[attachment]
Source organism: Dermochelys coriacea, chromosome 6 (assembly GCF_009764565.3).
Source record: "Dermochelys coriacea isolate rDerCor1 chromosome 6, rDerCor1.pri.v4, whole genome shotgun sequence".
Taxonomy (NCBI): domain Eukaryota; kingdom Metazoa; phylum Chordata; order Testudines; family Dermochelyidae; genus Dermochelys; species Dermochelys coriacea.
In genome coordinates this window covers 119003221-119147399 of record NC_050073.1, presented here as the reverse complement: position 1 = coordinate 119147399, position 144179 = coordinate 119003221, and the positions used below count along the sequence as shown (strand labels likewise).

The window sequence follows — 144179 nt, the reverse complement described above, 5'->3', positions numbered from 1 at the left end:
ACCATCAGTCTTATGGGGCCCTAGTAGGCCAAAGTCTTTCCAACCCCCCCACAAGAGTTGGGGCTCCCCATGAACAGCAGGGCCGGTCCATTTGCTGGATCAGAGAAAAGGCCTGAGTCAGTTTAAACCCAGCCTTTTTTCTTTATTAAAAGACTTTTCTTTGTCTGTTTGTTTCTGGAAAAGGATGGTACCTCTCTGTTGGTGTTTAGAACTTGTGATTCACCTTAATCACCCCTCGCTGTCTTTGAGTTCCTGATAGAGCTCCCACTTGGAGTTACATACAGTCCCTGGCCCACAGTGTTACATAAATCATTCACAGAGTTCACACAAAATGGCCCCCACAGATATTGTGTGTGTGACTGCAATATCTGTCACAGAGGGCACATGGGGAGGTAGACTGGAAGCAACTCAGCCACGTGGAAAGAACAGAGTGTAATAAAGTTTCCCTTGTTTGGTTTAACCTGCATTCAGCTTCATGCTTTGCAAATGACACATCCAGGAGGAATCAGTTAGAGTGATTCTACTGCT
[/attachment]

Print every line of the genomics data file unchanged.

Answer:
Source organism: Dermochelys coriacea, chromosome 6 (assembly GCF_009764565.3).
Source record: "Dermochelys coriacea isolate rDerCor1 chromosome 6, rDerCor1.pri.v4, whole genome shotgun sequence".
Taxonomy (NCBI): domain Eukaryota; kingdom Metazoa; phylum Chordata; order Testudines; family Dermochelyidae; genus Dermochelys; species Dermochelys coriacea.
In genome coordinates this window covers 119003221-119147399 of record NC_050073.1, presented here as the reverse complement: position 1 = coordinate 119147399, position 144179 = coordinate 119003221, and the positions used below count along the sequence as shown (strand labels likewise).

The window sequence follows — 144179 nt, the reverse complement described above, 5'->3', positions numbered from 1 at the left end:
ACCATCAGTCTTATGGGGCCCTAGTAGGCCAAAGTCTTTCCAACCCCCCCACAAGAGTTGGGGCTCCCCATGAACAGCAGGGCCGGTCCATTTGCTGGATCAGAGAAAAGGCCTGAGTCAGTTTAAACCCAGCCTTTTTTCTTTATTAAAAGACTTTTCTTTGTCTGTTTGTTTCTGGAAAAGGATGGTACCTCTCTGTTGGTGTTTAGAACTTGTGATTCACCTTAATCACCCCTCGCTGTCTTTGAGTTCCTGATAGAGCTCCCACTTGGAGTTACATACAGTCCCTGGCCCACAGTGTTACATAAATCATTCACAGAGTTCACACAAAATGGCCCCCACAGATATTGTGTGTGTGACTGCAATATCTGTCACAGAGGGCACATGGGGAGGTAGACTGGAAGCAACTCAGCCACGTGGAAAGAACAGAGTGTAATAAAGTTTCCCTTGTTTGGTTTAACCTGCATTCAGCTTCATGCTTTGCAAATGACACATCCAGGAGGAATCAGTTAGAGTGATTCTACTGCT